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Cesarean intervention reduces rates in low-risk pregnancies

Key clinical point: Audits of indications for cesarean delivery and feedback for health professionals can reduce the rate of cesarean deliveries, especially in low-risk pregnancies.

Major finding: A multifaceted intervention resulted in an overall 10% reduction in the rate of cesarean deliveries.

Data source: A cluster-randomized controlled trial in 32 Quebec hospitals, involving a total of 184,952 women.

Disclosures: The study was supported by the Canadian Institutes of Health Research. No conflicts of interest were disclosed.


 

FROM THE NEW ENGLAND JOURNAL OF MEDICINE

References

An intervention involving audits of indications for cesarean delivery, feedback for health professionals, and implementation of best practices has resulted in a small but significant reduction in the rate of cesarean deliveries without negatively impacting maternal or neonatal outcomes.

A cluster-randomized controlled trial in 32 Quebec hospitals showed introduction of the 1.5-year intervention – involving 52,265 women – was associated with a 10% reduction in cesarean delivery rates (which went from 22.5% to 21.8%, for an adjusted odds ratio of 0.90, P = 0.04) in the year after introduction of the intervention, compared with the year before, according to the study (N. Eng. J. Med. 2015;372:1710-21).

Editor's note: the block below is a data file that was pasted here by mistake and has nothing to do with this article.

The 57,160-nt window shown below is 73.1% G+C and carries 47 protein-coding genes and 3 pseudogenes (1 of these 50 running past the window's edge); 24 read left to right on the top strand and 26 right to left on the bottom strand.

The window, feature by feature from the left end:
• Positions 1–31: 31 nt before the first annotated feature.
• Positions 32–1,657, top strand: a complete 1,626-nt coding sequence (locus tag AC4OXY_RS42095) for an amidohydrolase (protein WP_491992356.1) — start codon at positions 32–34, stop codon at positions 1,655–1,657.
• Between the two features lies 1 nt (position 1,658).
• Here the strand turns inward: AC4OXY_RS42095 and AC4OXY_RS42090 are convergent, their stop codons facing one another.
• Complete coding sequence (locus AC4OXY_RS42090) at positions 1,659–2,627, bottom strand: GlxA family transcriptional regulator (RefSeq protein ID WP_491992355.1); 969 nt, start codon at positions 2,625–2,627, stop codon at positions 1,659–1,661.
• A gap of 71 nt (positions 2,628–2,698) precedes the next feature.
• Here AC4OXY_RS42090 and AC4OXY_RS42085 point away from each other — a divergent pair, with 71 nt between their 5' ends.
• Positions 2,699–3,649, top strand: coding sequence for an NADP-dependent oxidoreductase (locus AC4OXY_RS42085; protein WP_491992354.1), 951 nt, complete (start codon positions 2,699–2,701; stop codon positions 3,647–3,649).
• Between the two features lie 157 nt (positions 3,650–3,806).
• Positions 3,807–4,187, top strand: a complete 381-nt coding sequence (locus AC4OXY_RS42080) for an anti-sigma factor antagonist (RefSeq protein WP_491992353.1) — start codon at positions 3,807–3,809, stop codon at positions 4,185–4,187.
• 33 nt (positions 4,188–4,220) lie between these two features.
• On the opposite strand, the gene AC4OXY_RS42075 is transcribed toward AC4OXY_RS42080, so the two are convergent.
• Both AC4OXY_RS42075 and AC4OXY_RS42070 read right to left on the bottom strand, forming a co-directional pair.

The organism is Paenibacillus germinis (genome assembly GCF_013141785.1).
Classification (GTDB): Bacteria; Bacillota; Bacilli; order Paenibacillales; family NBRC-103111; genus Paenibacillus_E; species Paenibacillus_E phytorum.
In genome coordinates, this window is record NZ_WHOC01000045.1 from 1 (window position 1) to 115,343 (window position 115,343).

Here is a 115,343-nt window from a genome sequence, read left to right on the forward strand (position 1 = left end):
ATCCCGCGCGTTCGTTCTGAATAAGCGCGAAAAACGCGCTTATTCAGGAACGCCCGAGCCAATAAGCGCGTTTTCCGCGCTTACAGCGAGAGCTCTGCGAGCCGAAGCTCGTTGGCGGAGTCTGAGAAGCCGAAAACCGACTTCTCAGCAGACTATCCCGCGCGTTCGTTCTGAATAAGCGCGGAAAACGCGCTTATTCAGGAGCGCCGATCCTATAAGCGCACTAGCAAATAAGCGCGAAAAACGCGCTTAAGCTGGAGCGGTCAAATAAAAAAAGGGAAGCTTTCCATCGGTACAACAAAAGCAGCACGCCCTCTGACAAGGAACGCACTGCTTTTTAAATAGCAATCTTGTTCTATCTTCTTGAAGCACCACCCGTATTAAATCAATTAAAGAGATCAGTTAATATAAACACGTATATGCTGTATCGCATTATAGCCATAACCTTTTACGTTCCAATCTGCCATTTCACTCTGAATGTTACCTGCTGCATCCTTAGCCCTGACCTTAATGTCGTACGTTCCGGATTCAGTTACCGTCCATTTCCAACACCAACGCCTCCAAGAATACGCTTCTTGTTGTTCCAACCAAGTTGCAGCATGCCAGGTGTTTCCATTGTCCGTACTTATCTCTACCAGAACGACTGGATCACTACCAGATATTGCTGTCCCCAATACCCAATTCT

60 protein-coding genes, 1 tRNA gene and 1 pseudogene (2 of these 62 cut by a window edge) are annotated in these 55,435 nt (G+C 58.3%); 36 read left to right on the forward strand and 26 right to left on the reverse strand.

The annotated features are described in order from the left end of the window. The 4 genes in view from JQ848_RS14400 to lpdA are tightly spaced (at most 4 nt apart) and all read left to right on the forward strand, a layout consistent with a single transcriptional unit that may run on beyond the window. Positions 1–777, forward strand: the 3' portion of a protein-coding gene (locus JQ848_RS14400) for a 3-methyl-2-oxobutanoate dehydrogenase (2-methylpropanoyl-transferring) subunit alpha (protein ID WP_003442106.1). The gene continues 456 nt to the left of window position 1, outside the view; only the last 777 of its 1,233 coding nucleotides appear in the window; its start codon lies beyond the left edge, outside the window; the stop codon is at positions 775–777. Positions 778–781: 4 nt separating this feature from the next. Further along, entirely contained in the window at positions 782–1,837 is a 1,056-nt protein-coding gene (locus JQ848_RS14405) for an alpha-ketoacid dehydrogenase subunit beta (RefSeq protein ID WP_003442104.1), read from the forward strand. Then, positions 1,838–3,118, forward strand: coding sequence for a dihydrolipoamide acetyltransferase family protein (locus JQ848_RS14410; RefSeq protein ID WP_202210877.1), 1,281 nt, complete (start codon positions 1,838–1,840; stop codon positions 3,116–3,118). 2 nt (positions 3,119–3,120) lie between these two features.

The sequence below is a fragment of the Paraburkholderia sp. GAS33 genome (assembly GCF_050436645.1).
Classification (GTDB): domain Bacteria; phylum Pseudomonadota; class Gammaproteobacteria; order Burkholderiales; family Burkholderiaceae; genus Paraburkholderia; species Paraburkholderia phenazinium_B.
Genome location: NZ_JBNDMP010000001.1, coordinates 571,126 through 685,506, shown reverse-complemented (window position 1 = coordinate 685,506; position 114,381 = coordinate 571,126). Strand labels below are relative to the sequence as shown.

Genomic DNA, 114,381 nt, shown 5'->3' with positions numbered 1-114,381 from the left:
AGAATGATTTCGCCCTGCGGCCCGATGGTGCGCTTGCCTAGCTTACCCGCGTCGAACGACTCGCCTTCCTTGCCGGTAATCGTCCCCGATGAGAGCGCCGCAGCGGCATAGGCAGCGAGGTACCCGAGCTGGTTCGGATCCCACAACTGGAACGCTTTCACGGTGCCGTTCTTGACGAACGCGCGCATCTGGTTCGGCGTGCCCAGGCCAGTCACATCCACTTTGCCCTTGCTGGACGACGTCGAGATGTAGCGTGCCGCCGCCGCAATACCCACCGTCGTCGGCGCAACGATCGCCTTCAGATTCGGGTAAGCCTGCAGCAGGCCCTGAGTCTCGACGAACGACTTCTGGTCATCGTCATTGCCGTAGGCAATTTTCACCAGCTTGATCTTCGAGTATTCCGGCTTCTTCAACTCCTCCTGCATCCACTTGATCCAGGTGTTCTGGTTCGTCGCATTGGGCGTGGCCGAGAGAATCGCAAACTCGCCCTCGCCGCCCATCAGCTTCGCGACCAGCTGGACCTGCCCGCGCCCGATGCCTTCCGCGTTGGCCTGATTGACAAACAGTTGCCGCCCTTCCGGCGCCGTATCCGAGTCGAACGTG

Dr. Nils Chaillet

Dr. Nils Chaillet

The reduction in the rate of cesarean deliveries was even greater among low-risk pregnancies (adjusted OR, 0.80; P = .03), but was not significant among high-risk pregnancies, with the only impact on complications being a significant increase in maternal blood transfusion rates. Also, there was a significant reduction in minor and major neonatal morbidity in the intervention group.

“The QUARISMA program was designed to allow health professionals to assess care relative to operational standards (algorithms), to detect cases in which care could have been improved and an unnecessary cesarean delivery avoided, and to standardize clinical practice,” wrote Dr. Nils Chaillet of the Centre Hospitalier Universitaire de Sherbrooke (Que.) and his associates.

The study was supported by the Canadian Institutes of Health Research. No conflicts of interest were disclosed.

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